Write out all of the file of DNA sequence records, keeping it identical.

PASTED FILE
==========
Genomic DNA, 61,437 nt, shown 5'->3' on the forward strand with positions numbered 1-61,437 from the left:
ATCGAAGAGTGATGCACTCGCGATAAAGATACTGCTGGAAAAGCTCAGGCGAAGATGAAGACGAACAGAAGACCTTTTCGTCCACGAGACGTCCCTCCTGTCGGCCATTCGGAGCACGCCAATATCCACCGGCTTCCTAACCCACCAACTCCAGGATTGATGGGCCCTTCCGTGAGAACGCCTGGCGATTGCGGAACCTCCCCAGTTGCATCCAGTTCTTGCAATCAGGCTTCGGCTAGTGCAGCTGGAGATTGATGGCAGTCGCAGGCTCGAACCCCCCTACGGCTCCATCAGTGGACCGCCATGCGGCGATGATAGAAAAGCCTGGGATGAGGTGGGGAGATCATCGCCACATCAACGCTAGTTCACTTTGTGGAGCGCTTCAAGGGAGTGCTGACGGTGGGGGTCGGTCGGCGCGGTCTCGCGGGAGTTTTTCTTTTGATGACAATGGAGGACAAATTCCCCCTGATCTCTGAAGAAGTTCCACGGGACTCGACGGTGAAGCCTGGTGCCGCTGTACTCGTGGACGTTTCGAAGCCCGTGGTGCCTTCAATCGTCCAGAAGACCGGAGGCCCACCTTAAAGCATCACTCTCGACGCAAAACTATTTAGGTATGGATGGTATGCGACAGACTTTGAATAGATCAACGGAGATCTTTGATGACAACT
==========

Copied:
Genomic DNA, 61,437 nt, shown 5'->3' on the forward strand with positions numbered 1-61,437 from the left:
ATCGAAGAGTGATGCACTCGCGATAAAGATACTGCTGGAAAAGCTCAGGCGAAGATGAAGACGAACAGAAGACCTTTTCGTCCACGAGACGTCCCTCCTGTCGGCCATTCGGAGCACGCCAATATCCACCGGCTTCCTAACCCACCAACTCCAGGATTGATGGGCCCTTCCGTGAGAACGCCTGGCGATTGCGGAACCTCCCCAGTTGCATCCAGTTCTTGCAATCAGGCTTCGGCTAGTGCAGCTGGAGATTGATGGCAGTCGCAGGCTCGAACCCCCCTACGGCTCCATCAGTGGACCGCCATGCGGCGATGATAGAAAAGCCTGGGATGAGGTGGGGAGATCATCGCCACATCAACGCTAGTTCACTTTGTGGAGCGCTTCAAGGGAGTGCTGACGGTGGGGGTCGGTCGGCGCGGTCTCGCGGGAGTTTTTCTTTTGATGACAATGGAGGACAAATTCCCCCTGATCTCTGAAGAAGTTCCACGGGACTCGACGGTGAAGCCTGGTGCCGCTGTACTCGTGGACGTTTCGAAGCCCGTGGTGCCTTCAATCGTCCAGAAGACCGGAGGCCCACCTTAAAGCATCACTCTCGACGCAAAACTATTTAGGTATGGATGGTATGCGACAGACTTTGAATAGATCAACGGAGATCTTTGATGACAACT